Then the kings of the earth and the great ones and the generals and the rich and the powerful, and everyone, slave and free, hid themselves in the caves and among the rocks of the mountains, calling to the mountains and rocks, “Fall on us and hide us from the face of him who is seated on the throne, and from the wrath of the Lamb, for the great day of their wrath has come, and who can stand?”

The wrath of God is the wrath of Jesus, the Lamb. One the cross, the one perfectly righteous, perfectly loving, perfectly innocent man who ever lived faced the full force of God's judgment, drank it down, and threw away the cup. In Biblical shorthand, he went to hell.


I would be damned if I would argue with Jesus and claim to know more

than he does about God's wrath, judgment and hell.


Here's something you might want to write down:

Do we face hell by ourselves or do we hide ourselves in Jesus?


Truth is, the misery of hell will be so great that no one will want to be there. As Jesus says in Matthew 8:11-12, "I tell you, many will come from east and west and recline at table with Abraham, Isaac, and Jacob in the kingdom of heaven, while the sons of the kingdom will be thrown into the outer darkness. In that place there will be weeping and gnashing of teeth.”

Between their sobs, no one will say, "I wanted this." In ignorance and rebellion against God, people in this life reject Jesus Christ as Lord and Savior. And they will not get a second chance. No one, at death, standing between heaven and hell, will be given a last minute change of heart, choosing Jesus and heaven. All you need to do is read the parable of the Rich Man and Lazarus to reject such wishful thinking. There is no do-over at death. The choice is fixed in this life for all who reject Jesus Christ as Lord and Savior. As Revelation 14:11 so horribly reminds us:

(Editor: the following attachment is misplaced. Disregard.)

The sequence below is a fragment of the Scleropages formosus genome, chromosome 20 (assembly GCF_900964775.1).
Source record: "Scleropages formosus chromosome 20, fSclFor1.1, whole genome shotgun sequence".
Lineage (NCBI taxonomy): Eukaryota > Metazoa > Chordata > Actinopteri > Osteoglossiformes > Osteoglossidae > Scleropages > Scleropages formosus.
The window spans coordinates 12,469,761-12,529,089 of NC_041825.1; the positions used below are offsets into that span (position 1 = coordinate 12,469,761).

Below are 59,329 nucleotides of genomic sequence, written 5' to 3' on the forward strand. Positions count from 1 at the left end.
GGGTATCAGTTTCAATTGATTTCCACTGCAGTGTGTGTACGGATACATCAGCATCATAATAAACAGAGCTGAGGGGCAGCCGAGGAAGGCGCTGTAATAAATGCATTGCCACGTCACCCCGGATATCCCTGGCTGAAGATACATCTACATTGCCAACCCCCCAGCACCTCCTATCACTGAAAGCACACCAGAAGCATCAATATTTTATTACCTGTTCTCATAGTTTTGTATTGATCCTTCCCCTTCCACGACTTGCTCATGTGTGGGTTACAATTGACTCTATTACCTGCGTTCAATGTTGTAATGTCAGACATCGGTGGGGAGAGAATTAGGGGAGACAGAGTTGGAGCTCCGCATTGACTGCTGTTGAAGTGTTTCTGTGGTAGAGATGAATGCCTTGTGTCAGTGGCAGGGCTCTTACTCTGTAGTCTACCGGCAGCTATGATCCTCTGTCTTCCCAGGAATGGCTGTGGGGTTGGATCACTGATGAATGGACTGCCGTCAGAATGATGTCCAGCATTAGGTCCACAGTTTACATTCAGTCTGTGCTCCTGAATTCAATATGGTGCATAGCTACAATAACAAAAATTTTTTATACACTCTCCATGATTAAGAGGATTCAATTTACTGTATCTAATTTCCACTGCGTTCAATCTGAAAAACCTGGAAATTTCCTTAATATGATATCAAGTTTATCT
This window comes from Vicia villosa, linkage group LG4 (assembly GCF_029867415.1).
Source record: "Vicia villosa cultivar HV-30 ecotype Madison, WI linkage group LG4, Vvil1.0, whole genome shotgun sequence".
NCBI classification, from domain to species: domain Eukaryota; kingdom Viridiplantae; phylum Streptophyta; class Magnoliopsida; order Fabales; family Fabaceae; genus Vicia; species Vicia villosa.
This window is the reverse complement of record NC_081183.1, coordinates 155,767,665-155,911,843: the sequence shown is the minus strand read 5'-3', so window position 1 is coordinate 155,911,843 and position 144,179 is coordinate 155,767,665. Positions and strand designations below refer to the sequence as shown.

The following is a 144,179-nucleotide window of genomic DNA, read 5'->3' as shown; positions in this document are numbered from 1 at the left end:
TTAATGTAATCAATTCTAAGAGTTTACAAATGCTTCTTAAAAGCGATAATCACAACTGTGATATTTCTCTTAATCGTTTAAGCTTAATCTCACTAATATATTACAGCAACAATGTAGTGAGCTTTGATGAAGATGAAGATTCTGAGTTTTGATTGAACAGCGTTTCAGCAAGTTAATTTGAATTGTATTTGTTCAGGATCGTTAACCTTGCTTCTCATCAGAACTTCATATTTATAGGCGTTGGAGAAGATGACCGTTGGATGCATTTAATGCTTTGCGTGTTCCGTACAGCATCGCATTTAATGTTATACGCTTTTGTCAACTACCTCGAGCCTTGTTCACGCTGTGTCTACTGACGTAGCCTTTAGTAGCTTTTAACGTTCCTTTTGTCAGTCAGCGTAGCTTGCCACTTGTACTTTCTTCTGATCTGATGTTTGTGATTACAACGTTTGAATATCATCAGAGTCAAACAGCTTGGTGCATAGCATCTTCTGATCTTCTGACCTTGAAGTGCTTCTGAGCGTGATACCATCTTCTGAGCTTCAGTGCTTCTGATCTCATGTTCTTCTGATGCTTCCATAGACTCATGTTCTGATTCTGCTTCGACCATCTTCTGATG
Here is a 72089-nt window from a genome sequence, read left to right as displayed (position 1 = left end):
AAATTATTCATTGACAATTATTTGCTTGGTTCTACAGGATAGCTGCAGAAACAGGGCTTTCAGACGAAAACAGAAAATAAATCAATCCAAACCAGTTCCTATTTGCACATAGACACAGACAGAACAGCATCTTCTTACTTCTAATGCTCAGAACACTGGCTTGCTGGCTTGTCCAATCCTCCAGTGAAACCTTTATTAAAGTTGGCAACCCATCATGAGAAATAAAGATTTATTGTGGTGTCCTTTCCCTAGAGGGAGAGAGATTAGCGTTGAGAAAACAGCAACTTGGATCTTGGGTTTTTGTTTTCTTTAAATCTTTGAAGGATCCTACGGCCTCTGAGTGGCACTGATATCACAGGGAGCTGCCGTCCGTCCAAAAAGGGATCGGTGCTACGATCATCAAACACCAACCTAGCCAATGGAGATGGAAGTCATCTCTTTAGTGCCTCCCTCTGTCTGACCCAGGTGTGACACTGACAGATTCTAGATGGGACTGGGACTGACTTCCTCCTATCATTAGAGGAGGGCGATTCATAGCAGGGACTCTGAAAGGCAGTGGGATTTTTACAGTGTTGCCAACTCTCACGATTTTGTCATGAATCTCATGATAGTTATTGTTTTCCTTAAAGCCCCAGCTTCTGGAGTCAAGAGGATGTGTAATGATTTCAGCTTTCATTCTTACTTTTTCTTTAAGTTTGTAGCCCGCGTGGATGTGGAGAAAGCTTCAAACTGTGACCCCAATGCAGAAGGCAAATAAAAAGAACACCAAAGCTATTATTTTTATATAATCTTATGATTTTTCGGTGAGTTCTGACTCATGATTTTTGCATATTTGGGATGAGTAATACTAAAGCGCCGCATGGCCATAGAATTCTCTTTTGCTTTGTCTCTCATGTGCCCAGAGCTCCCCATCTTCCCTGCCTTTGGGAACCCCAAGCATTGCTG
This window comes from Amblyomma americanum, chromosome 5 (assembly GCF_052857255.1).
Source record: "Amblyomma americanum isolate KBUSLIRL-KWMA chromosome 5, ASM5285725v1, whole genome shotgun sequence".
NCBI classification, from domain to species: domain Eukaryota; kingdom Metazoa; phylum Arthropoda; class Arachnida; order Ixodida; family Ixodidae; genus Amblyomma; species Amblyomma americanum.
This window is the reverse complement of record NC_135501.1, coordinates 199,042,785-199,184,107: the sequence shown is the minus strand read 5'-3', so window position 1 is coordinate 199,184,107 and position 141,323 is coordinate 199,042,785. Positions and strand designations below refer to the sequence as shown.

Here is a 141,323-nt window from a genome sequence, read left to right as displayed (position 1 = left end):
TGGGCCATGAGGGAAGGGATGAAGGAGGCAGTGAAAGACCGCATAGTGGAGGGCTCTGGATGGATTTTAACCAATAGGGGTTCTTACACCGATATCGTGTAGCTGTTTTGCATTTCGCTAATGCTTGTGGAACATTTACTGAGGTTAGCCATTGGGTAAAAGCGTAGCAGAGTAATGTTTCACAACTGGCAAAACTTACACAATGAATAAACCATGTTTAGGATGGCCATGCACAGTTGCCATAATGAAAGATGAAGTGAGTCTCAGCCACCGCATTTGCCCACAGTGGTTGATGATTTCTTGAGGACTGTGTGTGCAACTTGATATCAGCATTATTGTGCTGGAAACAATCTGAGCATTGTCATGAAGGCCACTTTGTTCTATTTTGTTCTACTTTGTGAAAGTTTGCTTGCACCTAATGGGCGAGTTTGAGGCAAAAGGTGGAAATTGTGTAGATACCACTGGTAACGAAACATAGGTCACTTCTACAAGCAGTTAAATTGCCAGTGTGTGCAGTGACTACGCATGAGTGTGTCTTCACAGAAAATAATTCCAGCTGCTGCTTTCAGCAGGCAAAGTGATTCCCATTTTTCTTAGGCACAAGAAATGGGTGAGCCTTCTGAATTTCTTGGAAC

And the smoke of their torment goes up forever and ever, and they have

no rest, day or night, these worshipers of the beast and its image, and whoever receives the mark of its name.


Here's another way to look at it. When there are only two choices - heaven or hell - accept Jesus or reject Jesus - when there are two choices and you choose one against the other, it doesn't necessarily mean that you want the other, if you are ignorant of the outcome of both. Are you with me on that? Unbelievers know of neither God nor hell. This ignorance is not innocent; it's not an honest mistake that somehow can be corrected upon death. Apart from grace, Paul says in Romans 1:18, "For the wrath of God is revealed from heaven against all ungodliness and unrighteousness of men, who by their unrighteousness suppress the truth."